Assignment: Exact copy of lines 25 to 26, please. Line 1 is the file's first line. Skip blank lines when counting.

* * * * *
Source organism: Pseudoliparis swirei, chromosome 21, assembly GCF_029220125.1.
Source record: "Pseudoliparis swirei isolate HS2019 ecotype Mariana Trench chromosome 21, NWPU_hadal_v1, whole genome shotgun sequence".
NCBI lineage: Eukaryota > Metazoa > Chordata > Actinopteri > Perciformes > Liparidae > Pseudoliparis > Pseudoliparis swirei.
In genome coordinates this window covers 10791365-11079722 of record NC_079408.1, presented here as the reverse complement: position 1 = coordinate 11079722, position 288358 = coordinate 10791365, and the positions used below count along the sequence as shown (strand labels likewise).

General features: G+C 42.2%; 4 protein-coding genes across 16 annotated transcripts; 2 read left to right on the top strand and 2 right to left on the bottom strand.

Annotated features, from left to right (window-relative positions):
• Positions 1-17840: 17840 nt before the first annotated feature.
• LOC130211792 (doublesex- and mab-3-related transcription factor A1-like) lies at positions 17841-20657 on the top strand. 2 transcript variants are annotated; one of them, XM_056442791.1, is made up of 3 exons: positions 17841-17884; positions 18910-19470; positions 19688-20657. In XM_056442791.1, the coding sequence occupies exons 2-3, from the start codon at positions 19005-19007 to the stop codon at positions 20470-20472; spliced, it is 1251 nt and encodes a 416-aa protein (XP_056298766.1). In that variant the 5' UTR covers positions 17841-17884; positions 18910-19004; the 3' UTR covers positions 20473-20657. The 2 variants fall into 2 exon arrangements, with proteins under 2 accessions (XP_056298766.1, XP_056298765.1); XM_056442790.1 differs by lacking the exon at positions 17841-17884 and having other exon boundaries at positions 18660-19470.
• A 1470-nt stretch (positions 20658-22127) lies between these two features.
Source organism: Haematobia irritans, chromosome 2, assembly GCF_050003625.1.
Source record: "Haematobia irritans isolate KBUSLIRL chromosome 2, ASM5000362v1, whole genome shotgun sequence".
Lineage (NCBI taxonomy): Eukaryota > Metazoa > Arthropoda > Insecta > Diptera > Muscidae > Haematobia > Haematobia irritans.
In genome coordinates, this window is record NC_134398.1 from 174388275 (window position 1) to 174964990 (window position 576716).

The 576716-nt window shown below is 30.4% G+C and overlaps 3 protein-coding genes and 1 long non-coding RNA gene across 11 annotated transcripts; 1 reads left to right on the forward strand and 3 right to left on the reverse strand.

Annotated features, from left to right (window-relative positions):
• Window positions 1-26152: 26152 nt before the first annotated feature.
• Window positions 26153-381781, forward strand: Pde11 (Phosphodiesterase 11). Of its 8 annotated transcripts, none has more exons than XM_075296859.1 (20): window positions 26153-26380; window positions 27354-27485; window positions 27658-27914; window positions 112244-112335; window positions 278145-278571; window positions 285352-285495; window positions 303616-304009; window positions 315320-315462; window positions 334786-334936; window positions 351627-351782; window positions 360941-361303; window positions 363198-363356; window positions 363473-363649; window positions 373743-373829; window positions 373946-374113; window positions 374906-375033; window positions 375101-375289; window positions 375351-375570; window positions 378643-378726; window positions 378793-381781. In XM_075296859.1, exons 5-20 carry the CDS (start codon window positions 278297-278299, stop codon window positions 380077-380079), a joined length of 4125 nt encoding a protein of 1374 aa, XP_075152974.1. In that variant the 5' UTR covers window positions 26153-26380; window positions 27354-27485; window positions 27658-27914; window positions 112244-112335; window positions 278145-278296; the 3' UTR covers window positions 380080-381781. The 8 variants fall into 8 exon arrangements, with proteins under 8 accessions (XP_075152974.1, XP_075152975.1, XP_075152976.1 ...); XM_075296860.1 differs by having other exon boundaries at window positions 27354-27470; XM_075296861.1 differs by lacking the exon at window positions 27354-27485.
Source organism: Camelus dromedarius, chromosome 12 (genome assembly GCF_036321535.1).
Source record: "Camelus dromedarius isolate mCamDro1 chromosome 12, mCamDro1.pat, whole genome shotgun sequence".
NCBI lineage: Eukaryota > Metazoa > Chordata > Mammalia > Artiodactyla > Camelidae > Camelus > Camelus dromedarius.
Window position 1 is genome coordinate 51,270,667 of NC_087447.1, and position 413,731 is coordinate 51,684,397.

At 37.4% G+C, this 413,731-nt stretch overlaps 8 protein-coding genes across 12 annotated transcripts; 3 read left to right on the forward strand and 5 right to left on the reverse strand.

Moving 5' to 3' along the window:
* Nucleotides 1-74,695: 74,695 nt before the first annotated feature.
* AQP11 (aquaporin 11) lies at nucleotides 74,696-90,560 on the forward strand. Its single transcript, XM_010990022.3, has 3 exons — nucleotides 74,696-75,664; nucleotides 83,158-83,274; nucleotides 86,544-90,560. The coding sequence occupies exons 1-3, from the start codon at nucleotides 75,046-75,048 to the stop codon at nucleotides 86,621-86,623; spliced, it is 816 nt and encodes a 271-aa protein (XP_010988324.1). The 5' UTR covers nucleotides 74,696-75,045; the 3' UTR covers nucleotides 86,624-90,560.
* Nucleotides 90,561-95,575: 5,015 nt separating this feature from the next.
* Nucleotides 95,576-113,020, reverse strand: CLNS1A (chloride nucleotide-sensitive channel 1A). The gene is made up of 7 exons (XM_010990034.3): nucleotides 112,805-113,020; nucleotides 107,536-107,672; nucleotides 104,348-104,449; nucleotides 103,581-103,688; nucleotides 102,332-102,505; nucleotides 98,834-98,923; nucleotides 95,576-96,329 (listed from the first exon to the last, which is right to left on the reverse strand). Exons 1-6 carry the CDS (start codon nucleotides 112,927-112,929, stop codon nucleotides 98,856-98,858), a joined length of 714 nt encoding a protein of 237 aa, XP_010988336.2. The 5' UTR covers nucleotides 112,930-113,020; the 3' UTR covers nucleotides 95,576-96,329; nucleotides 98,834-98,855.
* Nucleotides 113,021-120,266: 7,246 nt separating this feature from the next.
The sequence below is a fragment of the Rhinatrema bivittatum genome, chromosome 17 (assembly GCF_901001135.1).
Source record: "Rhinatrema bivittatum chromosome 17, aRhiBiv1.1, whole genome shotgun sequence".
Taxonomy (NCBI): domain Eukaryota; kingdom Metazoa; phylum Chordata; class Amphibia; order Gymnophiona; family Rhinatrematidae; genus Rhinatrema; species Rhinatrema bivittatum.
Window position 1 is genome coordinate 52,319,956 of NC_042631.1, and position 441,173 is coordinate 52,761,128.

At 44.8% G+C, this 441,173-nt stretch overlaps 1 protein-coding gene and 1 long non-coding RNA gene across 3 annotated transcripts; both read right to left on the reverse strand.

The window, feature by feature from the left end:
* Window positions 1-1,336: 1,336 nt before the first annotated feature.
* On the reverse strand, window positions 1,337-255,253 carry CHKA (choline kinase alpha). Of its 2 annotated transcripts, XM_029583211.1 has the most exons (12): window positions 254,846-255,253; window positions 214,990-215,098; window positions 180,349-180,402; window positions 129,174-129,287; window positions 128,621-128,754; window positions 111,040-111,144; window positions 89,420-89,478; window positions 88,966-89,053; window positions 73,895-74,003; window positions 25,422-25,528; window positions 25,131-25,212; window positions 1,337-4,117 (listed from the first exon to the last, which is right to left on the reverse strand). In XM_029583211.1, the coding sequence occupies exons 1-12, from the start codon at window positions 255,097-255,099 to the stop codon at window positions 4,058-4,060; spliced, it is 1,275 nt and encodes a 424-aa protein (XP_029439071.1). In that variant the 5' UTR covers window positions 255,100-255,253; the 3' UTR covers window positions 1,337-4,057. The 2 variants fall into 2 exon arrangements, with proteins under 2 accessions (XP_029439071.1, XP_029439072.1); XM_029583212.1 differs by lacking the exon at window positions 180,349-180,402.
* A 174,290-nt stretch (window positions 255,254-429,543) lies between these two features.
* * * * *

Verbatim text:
* AQP11 (aquaporin 11) lies at nucleotides 74,696-90,560 on the forward strand. Its single transcript, XM_010990022.3, has 3 exons — nucleotides 74,696-75,664; nucleotides 83,158-83,274; nucleotides 86,544-90,560. The coding sequence occupies exons 1-3, from the start codon at nucleotides 75,046-75,048 to the stop codon at nucleotides 86,621-86,623; spliced, it is 816 nt and encodes a 271-aa protein (XP_010988324.1). The 5' UTR covers nucleotides 74,696-75,045; the 3' UTR covers nucleotides 86,624-90,560.
* Nucleotides 90,561-95,575: 5,015 nt separating this feature from the next.